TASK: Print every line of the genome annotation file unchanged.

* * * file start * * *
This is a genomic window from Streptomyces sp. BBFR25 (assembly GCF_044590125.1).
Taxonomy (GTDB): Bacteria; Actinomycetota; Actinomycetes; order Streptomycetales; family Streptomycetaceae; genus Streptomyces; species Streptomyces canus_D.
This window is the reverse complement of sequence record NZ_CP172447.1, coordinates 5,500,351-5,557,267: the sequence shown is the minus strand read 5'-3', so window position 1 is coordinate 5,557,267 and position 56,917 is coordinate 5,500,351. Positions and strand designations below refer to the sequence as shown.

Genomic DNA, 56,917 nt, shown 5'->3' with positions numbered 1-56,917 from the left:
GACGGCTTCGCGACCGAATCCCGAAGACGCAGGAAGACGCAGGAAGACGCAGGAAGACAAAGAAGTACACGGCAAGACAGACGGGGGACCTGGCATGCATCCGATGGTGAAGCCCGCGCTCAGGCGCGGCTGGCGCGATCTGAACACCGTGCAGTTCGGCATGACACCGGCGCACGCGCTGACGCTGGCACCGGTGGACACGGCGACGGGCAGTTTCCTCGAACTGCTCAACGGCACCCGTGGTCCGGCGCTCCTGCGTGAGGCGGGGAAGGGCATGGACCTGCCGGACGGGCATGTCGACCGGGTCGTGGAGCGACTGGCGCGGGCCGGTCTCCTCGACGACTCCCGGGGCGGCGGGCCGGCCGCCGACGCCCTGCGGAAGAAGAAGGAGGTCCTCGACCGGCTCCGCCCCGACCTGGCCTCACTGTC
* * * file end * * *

This is a genomic window from Streptomyces sp. BBFR25 (assembly GCF_044590125.1).
Taxonomy (GTDB): Bacteria; Actinomycetota; Actinomycetes; order Streptomycetales; family Streptomycetaceae; genus Streptomyces; species Streptomyces canus_D.
This window is the reverse complement of sequence record NZ_CP172447.1, coordinates 5,500,351-5,557,267: the sequence shown is the minus strand read 5'-3', so window position 1 is coordinate 5,557,267 and position 56,917 is coordinate 5,500,351. Positions and strand designations below refer to the sequence as shown.

Genomic DNA, 56,917 nt, shown 5'->3' with positions numbered 1-56,917 from the left:
GACGGCTTCGCGACCGAATCCCGAAGACGCAGGAAGACGCAGGAAGACGCAGGAAGACAAAGAAGTACACGGCAAGACAGACGGGGGACCTGGCATGCATCCGATGGTGAAGCCCGCGCTCAGGCGCGGCTGGCGCGATCTGAACACCGTGCAGTTCGGCATGACACCGGCGCACGCGCTGACGCTGGCACCGGTGGACACGGCGACGGGCAGTTTCCTCGAACTGCTCAACGGCACCCGTGGTCCGGCGCTCCTGCGTGAGGCGGGGAAGGGCATGGACCTGCCGGACGGGCATGTCGACCGGGTCGTGGAGCGACTGGCGCGGGCCGGTCTCCTCGACGACTCCCGGGGCGGCGGGCCGGCCGCCGACGCCCTGCGGAAGAAGAAGGAGGTCCTCGACCGGCTCCGCCCCGACCTGGCCTCACTGTC